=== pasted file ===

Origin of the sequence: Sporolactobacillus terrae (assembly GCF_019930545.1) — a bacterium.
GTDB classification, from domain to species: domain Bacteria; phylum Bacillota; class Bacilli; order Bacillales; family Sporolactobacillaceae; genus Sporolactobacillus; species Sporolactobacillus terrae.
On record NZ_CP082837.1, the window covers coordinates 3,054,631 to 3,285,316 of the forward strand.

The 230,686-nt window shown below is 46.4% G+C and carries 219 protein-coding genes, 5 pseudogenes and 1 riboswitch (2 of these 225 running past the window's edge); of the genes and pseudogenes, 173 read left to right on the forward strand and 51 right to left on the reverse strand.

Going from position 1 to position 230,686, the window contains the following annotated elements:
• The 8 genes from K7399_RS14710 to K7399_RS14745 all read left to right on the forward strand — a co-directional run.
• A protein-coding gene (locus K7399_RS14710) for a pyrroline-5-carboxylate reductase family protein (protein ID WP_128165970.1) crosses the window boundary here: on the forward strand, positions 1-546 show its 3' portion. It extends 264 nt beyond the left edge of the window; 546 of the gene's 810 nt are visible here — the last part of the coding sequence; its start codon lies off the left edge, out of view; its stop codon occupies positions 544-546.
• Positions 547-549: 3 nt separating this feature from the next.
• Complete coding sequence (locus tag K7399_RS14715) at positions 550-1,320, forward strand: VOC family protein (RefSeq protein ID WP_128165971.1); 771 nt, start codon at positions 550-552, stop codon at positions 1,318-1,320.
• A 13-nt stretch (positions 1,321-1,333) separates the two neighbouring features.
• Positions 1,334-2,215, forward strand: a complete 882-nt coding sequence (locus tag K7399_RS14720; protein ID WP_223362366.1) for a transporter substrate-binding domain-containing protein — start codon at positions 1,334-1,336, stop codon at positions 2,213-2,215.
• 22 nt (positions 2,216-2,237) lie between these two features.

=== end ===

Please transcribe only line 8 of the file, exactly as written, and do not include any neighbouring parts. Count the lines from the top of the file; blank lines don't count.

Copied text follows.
• Positions 547-549: 3 nt separating this feature from the next.